» Safe Sleep of Baby
Sleep of Baby
Q. Can my baby share a bed with her brother or sister?
A. Bed-sharing with other children, including brothers and
sisters is unsafe for your baby. It increases the risk for SIDS
as well as suffocation. There have been reports of infants being
suffocated from overlying by an adult, brother, sister, or other
family member that was sharing a bed with an infant.
Q. Will my baby get “flat spots” on his or her head from back
A. For the most part, flat spots on the back of the baby’s head
go away a few months after the baby learns to sit up. Tummy
time, when your baby is awake, is one way to reduce flat spots.
Another way is to change the direction you place your baby down
to sleep. Doing this means the baby is not always sleeping on
the same side of his or her head. If you think your baby has a
more serious problem, talk to your doctor or nurse. Enjoy Your
Q. Is there a risk of choking when my baby sleeps on his or
A. No, babies automatically swallow or cough up fluids. Doctors
have found no increase in choking or other problems in babies
Q. What about side sleeping?
A. To keep your baby safest when he or she is sleeping, always
use the back sleep position rather than the side position.
Babies who sleep on their sides can roll onto their stomachs. A
baby sleeping on his or her stomach is at greater risk of SIDS.
Some infants may have health conditions that require them to
sleep on their stomachs. If you are unsure about the best sleep
position for your baby, be sure to talk to your doctor or nurse.
Some products claim to be designed to keep a baby in one
position. These products havenot been tested for safety and are
Q. Are there times when my baby can be on his or her stomach?
A. Yes, place your baby on his or her stomach for “tummy time,”
when he or she is awake and someone is watching. When the baby
tummy time is good because it helps your baby’s neck and
shoulder muscles get stronger.
Q. Can I bring my baby in bed with me to breastfeed?
A. Bringing your baby into bed could be risky for your baby. An
adult bed usually has a soft mattress and bedding such as
comforters, quilts, and pillows. If you choose to bring your
baby in bed with you to breastfeed, it is safest to return your
baby to his or her crib.** One way to keep your baby close to
you is by having the baby’s crib in the room with you.
**If you do not have a crib, check with your state health
department about a crib donation program.
What is SIDS?
SIDS stands for Sudden Infant Death Syndrome. It is the sudden
and unexplained death of a baby under 1 year of age. Because
many SIDS babies are found in their cribs, some people call SIDS
“crib death.” But, cribs do not cause SIDS.
Facts About SIDS
Doctors and nurses do not know what causes SIDS, but they do
SIDS is the leading cause of death in babies after 1 month of
age to 1 year of age.
Most SIDS deaths happen in babies under 6 months old.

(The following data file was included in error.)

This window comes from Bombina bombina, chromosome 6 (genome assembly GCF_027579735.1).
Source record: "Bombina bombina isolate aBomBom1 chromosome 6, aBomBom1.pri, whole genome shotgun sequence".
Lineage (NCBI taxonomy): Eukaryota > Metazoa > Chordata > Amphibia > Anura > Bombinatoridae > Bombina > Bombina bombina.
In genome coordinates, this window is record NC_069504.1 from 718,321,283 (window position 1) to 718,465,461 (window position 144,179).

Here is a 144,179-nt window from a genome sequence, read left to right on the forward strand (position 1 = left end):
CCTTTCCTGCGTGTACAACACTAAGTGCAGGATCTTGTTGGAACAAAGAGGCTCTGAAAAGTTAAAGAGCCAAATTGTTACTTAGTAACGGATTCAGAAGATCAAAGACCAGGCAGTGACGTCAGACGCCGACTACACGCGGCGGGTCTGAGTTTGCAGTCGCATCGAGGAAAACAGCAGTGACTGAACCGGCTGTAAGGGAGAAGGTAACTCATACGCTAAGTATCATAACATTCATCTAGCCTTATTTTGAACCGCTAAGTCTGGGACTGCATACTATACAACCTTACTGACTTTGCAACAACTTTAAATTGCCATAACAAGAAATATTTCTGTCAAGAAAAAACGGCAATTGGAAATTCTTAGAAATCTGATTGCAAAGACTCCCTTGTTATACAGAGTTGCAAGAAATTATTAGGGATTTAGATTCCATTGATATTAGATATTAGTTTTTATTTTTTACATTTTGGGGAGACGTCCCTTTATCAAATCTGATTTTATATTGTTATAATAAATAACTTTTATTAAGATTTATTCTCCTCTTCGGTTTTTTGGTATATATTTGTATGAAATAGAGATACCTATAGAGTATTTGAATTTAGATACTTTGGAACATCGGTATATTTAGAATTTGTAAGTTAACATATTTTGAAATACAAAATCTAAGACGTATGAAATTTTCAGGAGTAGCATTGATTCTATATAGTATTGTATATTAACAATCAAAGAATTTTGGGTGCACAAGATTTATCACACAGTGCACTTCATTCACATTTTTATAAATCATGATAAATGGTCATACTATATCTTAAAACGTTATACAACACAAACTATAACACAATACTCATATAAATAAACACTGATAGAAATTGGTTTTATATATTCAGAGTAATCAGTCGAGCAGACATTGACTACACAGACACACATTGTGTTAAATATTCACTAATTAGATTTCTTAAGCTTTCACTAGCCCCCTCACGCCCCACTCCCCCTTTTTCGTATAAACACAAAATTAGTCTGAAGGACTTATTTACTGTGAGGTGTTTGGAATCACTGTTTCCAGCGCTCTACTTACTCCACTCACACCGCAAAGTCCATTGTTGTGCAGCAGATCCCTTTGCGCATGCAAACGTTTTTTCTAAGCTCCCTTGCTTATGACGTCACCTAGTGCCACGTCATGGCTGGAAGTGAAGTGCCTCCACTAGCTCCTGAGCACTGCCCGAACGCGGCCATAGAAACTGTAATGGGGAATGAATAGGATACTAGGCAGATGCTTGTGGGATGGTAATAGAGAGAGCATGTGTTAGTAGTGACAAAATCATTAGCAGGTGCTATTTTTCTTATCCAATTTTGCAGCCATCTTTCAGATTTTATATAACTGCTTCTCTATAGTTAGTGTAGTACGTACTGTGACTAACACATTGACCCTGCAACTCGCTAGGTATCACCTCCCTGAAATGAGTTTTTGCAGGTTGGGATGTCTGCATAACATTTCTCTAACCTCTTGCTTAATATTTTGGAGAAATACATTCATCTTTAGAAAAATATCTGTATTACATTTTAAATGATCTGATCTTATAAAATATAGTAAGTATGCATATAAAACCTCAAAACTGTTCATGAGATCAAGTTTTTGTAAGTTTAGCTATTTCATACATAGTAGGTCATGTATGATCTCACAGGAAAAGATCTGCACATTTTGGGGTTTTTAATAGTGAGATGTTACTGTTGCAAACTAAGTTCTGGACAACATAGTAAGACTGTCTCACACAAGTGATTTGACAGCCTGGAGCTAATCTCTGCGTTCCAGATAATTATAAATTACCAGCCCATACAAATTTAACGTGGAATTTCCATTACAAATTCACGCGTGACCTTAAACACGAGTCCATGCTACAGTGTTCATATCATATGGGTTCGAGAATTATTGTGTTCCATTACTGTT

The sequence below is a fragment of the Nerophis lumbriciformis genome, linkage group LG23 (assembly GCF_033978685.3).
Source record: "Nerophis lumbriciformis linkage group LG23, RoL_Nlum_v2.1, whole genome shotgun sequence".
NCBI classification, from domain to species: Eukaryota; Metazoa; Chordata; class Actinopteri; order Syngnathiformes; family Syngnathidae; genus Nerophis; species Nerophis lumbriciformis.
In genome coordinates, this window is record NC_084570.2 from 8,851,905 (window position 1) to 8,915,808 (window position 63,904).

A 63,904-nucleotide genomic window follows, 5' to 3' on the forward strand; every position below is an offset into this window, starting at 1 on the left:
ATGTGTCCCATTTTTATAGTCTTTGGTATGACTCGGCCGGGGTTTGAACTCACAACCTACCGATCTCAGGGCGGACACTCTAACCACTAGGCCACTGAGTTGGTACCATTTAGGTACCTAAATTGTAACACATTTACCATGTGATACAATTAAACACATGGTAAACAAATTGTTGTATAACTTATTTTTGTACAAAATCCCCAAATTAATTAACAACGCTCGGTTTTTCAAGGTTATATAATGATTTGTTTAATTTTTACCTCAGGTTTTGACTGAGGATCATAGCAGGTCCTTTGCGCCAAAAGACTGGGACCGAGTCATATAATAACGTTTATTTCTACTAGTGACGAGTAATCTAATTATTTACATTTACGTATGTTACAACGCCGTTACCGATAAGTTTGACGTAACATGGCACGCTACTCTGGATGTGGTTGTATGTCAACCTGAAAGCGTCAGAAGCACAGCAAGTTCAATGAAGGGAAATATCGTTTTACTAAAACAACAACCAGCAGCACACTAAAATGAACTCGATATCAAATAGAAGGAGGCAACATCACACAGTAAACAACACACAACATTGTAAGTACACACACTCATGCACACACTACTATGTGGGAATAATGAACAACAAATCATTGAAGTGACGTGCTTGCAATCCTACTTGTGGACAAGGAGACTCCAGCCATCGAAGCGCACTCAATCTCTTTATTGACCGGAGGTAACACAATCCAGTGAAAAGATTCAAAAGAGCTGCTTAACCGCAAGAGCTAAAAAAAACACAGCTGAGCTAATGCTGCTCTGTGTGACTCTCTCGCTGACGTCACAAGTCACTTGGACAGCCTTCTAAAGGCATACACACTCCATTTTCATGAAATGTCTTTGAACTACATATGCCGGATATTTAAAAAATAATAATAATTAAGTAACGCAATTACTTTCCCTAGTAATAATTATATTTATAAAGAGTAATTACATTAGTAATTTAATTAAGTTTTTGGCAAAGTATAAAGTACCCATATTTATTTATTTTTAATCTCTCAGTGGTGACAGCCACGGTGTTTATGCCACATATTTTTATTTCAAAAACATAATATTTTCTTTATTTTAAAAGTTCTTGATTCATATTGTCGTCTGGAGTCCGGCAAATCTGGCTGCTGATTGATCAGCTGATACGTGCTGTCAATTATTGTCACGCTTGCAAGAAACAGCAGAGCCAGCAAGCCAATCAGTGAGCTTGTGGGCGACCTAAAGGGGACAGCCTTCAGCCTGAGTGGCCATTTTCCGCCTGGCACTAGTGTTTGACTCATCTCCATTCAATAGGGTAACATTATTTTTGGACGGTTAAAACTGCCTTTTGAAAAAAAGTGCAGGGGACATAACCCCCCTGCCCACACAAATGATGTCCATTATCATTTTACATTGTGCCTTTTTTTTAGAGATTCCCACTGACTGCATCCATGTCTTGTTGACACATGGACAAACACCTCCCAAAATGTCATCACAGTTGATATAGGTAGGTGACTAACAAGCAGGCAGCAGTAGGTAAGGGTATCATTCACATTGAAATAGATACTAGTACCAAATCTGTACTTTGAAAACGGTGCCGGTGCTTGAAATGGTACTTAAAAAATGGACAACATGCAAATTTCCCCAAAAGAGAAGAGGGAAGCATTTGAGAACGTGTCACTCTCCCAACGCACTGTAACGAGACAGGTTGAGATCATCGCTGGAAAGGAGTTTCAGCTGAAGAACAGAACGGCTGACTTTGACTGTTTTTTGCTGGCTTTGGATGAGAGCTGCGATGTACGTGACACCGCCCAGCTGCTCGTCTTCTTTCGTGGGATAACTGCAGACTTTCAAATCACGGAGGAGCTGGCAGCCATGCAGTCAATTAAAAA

Babies placed to sleep on their stomachs are much more likely to
die of SIDS than babies placed on their backs to sleep.
Babies are more likely to die of SIDS if they are placed to
sleep on top of soft bedding or if they are covered by soft
African American babies are 2 times more likely to die of SIDS
than white babies.
American Indian babies are almost 3 times more likely to die of
SIDS than white babies.
Even though there is no way to know which babies might die of
SIDS, there are some things that you can do to make your baby
What Can I Do to Help Lower the Risk of SIDS?
Always place your baby on his or her Back to Sleep, even for
naps. This is the safest sleep position for a healthy baby to
reduce the risk of SIDS.
Place your baby on a firm mattress, such as in a safety-approved
crib. Research has shown that placing a baby to sleep on soft
mattresses, sofas, sofa cushions, waterbeds, sheepskins, or
other soft surfaces greatly increases the risk of SIDS.
Remove soft, fluffy and loose bedding and stuffed toys from your
baby’s sleep area. Make sure you keep all pillows, quilts,
stuffed toys, and other soft items away from your baby’s sleep
Make sure everyone who cares for your baby knows to place your
baby on his or her back to sleep and about the dangers of soft
Talk to childcare providers, grandparents, babysitters and all
caregivers about SIDS risk. Remember, every sleep time counts.
So, for the least risk, remind every caregiver to place your
baby on his or her back to sleep on firm bedding at both
nighttime and naptime.
Make sure your baby’s face and head stay uncovered during sleep.
Keep blankets and other coverings away from your baby’s mouth
and nose. The best way to do this is to dress your baby in sleep
clothing so you will not have to use any other covering over the
baby. If you do use a blanket or another covering, make sure
that the baby’s feet are at the bottom of the crib, the blanket
is no higher than the baby’s chest, and the blanket is tucked in
around the bottom of the crib mattress.
Do not allow smoking around your baby. Don’t smoke before or
after the birth of your baby and make sure no one smokes around
Don’t let your baby get too warm during sleep. Keep your baby
warm during sleep, but not too warm. Your baby’s room should be
at a temperature that is comfortable for an adult. Too many
layers of clothing or blankets can overheat your baby.
Babies Sleep Safest on Their Backs.
One of the easiest ways to lower the risk of SIDS is to put your
baby on his or her Back to Sleep, even for naps. Until a few
several years ago, doctors told mothers to place babies on their
stomachs to sleep. Research now shows that fewer babies die of
SIDS when they sleep on their backs.
If you use a blanket, place the baby with his or her feet at the
foot of the crib. The blanket should reach no higher than the
baby’s chest and the ends of the blanket should be tucked under
the crib mattress.